3.1 Theoretical Foundations

Let \(\mathbb {V} = \{\,v ~|~ v :S \rightarrow \mathbb {R}^+_0 \cup \{\infty \}\,\}\) be a space of vectors of values. It can easily be shown that \(\langle \mathbb {V},\, {\preceq } \rangle \) with

$$v \preceq w \qquad \text {if and only if}\qquad \forall \, s \in S:v(s) \le w(s)$$
figure b

forms a complete lattice, i.e. every subset \(V \subseteq \mathbb {V} \) has a supremum (and an infimum) in \(\mathbb {V} \) with respect to \(\preceq \). We write \(v \prec w\) for \(v \preceq w \wedge v \ne w\) and \(v \not \sim w\) for \(\lnot ( v \preceq w \vee w \preceq v )\).

Minimum and maximum reachability probabilities and expected rewards can be expressed as the least fixed point of the Bellman operator \(\varPhi :\mathbb {V} \rightarrow \mathbb {V} \) given by

where \( opt \in \{\, \mathrm {max},\, \mathrm {min}\,\}\) and the choice of both \(S_? \subseteq S\) and d depends on whether we wish to compute reachability probabilities or expected rewards. In any case, the Bellman operator \(\varPhi \) can be shown to be Scott-continuous [1], i.e. in our case: for any subset \(V \subseteq \mathbb {V} \), we have \(\varPhi ( \sup V) = \sup \varPhi (V)\).

The Kleene fixed point theorem for Scott-continuous self-maps on complete lattices [1, 27] guarantees that \(\textsf {lfp}\,\!\varPhi \), the least fixed point of \(\varPhi \), indeed exists. Note that \(\varPhi \) can still have more than one fixed point. In addition to mere existence of \(\textsf {lfp}\,\varPhi \), the Kleene fixed point theorem states that \(\textsf {lfp}\,\varPhi \) can be expressed by

$$\begin{aligned} \textsf {lfp}\,\varPhi = \lim _{n \rightarrow \infty } \varPhi ^n(\bar{0}) \end{aligned}$$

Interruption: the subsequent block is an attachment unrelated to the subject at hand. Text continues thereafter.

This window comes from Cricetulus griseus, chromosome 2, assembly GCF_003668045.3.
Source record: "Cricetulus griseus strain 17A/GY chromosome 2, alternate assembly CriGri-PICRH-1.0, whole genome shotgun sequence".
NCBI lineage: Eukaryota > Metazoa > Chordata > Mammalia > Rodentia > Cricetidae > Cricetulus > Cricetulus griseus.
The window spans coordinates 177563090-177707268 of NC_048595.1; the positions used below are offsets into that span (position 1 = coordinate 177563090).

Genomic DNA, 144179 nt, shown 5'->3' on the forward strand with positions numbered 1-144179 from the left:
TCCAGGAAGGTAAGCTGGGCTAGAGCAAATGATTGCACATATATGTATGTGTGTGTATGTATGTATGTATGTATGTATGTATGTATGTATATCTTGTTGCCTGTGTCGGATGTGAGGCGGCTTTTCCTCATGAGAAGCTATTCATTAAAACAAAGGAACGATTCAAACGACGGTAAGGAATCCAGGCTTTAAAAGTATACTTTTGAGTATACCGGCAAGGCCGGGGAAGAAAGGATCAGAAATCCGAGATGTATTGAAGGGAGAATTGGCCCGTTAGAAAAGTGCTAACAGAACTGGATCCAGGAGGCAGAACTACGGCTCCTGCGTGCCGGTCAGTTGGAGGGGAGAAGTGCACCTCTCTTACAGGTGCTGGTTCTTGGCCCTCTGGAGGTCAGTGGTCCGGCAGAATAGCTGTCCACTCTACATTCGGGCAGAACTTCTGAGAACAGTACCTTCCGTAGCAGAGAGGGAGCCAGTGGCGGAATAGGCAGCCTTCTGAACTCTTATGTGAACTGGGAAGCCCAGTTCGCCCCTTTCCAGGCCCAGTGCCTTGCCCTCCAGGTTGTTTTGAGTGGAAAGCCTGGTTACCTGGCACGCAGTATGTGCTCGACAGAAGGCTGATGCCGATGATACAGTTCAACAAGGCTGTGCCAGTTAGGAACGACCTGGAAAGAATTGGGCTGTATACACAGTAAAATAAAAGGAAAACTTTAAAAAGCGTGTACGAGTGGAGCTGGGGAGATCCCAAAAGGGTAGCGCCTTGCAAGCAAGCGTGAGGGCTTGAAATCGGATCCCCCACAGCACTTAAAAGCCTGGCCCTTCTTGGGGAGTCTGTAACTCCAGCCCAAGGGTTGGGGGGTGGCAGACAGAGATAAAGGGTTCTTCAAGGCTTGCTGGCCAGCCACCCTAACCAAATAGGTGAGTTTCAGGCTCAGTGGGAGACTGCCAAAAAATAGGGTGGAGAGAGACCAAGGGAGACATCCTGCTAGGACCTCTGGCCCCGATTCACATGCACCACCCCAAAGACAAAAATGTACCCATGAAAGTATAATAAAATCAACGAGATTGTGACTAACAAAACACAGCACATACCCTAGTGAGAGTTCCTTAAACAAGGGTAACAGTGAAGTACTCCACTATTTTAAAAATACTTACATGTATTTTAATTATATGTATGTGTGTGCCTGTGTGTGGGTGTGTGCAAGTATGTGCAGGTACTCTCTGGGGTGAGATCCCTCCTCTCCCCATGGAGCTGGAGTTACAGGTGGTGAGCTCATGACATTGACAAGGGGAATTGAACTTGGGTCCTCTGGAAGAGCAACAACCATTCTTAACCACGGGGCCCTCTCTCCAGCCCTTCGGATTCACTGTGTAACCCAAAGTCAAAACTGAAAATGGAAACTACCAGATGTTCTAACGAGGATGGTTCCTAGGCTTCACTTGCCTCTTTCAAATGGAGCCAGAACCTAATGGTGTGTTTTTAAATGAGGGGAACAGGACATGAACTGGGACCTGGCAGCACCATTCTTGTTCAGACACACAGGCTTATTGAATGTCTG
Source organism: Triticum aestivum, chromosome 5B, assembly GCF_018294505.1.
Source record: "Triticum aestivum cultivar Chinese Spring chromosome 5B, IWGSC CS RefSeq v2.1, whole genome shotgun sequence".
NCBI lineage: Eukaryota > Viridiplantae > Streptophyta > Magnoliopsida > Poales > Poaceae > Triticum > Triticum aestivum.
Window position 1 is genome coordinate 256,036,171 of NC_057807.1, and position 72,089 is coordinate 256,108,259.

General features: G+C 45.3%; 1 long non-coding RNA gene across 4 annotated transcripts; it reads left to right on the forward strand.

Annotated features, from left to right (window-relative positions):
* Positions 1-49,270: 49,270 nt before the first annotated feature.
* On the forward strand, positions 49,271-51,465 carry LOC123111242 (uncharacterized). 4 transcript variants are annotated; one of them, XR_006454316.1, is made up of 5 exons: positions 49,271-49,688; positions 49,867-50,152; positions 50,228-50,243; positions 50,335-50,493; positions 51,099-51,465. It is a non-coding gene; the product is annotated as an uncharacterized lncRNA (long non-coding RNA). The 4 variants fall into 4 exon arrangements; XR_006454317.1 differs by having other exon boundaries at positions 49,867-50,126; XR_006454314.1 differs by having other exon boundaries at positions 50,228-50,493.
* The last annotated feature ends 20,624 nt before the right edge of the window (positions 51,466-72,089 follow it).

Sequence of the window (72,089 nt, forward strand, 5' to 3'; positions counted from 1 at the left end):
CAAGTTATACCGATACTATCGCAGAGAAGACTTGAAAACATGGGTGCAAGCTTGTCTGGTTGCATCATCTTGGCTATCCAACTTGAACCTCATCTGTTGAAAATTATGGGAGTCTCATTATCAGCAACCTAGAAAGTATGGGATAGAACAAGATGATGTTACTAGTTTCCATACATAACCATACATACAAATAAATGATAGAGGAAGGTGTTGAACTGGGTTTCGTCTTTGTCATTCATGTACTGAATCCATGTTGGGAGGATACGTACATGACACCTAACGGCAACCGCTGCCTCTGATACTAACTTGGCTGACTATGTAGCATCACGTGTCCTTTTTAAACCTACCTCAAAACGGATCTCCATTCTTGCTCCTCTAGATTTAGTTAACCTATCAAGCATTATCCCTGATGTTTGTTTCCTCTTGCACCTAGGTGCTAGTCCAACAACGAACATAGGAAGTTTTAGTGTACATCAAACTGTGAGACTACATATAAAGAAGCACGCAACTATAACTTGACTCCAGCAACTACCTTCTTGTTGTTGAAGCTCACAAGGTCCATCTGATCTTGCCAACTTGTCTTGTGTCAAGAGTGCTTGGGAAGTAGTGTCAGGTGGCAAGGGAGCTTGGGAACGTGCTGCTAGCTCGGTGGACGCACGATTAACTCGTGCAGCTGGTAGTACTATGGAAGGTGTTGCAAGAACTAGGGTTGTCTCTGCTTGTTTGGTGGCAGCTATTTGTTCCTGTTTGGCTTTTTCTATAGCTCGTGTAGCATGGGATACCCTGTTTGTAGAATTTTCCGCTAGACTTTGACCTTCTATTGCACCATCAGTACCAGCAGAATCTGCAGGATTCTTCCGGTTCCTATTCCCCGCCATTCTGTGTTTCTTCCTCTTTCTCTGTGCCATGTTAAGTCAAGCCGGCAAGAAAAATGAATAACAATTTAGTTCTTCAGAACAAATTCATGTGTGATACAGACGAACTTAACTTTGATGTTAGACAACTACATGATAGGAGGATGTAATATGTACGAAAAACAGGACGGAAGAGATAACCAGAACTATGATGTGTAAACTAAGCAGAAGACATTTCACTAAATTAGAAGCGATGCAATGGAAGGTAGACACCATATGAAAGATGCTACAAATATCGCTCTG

where \(\bar{0} \in \mathbb {V} \) is the zero vector and \(\varPhi ^n(v)\) denotes n-fold application of \(\varPhi \) to v. Equation 1 is the basis of VI: the algorithm iteratively constructs a sequence of vectors

$$v_0 = \bar{0} \qquad \text {and}\qquad v_{i+1} = \varPhi (v_i),$$

which converges to the sought-after least fixed point. This convergence is monotonic: for every \(n \in \mathbb {N} \), we have \(\varPhi ^n(\bar{0}) \preceq \varPhi ^{n+1}(\bar{0})\) and hence \(\varPhi ^n(\bar{0}) \preceq \textsf {lfp}\,\varPhi \). In particular, \(\varPhi ^n(\bar{0})(s_I)\) is an underapproximation of the sought-after quantity for every n. Note that iterating \(\varPhi \) on any underapproximation \(v \preceq \textsf {lfp}\,\varPhi \) (instead of \(\bar{0}\)) will still converge to \(\textsf {lfp}\,\varPhi \) and \(\varPhi ^n(v) \preceq \textsf {lfp}\,\varPhi \) will hold for any n.

Gauss-Seidel Value Iteration. Algorithm 1 shows the pseudocode of a VI implementation that uses the so-called Gauss-Seidel optimisation: Whereas standard VI needs to store two vectors \(v_{i}\) and \(v_{i+1}\), Gauss-Seidel VI stores only a single vector v and performs updates in place. This does not affect the correctness of VI, but may speed up convergence depending on the order in which the loop in line 4 considers the states in \(S_?\). The error metric \( diff \) is used to check for convergence.

VI for Probabilities. For determining reachability probabilities, we operate on \(M^0\) and set \(S_? = S \setminus G\) and \(d = 1\). Then the corresponding Bellman operator satisfies

and VI will iteratively approximate this quantity from below. The corresponding call to Algorithm 1 is \(\texttt {GSVI}(M^0\), \(S \setminus G\), \(\{\, s \mapsto 0 \mid s \in S \setminus G \,\} \cup \{\, s \mapsto 1 \mid s \in G \,\}, \alpha \)\( diff )\).

VI for Expected Rewards. For determining the expected reward \(\mathrm {E}_{ opt }^{M^{(s)}}(G)\), we operate on M and first have to determine the set \(S_\infty \) of states from which the minimum (if \( opt = \mathrm {max}\)) or maximum (if \( opt = \mathrm {min}\)) probability to reach G is less than 1.Footnote 1 If \(s_I \in S_\infty \), then the result is \(\infty \) due to the definition of \(\mathrm {rew}(\bot )\). Otherwise, we choose \(S_? = S \setminus S_\infty \) and \(d = \infty \). Then, for \( opt = \mathrm {max}\), the least fixed point of the corresponding Bellman operator satisfies